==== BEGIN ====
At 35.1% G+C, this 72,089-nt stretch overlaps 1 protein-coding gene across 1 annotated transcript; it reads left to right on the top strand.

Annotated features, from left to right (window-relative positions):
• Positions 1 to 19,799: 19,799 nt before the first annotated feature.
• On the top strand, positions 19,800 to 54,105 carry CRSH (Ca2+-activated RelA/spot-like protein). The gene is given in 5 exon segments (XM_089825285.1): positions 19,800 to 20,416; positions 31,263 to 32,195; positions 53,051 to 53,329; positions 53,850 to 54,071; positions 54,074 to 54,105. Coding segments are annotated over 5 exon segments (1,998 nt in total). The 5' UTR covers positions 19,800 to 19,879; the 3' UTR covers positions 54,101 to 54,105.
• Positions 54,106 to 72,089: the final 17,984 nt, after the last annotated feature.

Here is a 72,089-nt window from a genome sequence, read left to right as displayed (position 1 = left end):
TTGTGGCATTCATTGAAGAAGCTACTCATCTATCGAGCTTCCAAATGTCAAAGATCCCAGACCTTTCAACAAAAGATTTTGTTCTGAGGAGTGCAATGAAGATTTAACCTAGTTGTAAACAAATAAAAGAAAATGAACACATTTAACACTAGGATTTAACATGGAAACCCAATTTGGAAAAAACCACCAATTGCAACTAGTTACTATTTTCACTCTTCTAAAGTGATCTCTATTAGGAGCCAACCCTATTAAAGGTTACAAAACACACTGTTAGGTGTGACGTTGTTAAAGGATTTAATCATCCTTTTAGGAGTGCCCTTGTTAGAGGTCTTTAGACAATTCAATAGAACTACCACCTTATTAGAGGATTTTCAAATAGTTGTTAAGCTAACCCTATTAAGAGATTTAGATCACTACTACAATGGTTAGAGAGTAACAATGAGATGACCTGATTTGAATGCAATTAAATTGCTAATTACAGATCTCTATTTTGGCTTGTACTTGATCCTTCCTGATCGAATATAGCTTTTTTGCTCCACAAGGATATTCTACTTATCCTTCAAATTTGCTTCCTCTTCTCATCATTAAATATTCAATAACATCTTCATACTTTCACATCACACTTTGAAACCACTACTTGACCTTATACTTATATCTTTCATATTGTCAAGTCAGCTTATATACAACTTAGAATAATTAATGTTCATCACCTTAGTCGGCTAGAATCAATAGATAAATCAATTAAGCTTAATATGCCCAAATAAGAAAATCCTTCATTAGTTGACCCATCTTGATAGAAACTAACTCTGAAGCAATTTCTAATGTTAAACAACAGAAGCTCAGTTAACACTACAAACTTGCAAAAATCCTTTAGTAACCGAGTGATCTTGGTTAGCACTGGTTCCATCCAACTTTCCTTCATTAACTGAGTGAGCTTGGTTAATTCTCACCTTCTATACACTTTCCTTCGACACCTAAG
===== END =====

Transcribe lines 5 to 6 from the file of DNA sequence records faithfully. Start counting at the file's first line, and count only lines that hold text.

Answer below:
• Positions 54,106 to 72,089: the final 17,984 nt, after the last annotated feature.

Here is a 72,089-nt window from a genome sequence, read left to right as displayed (position 1 = left end):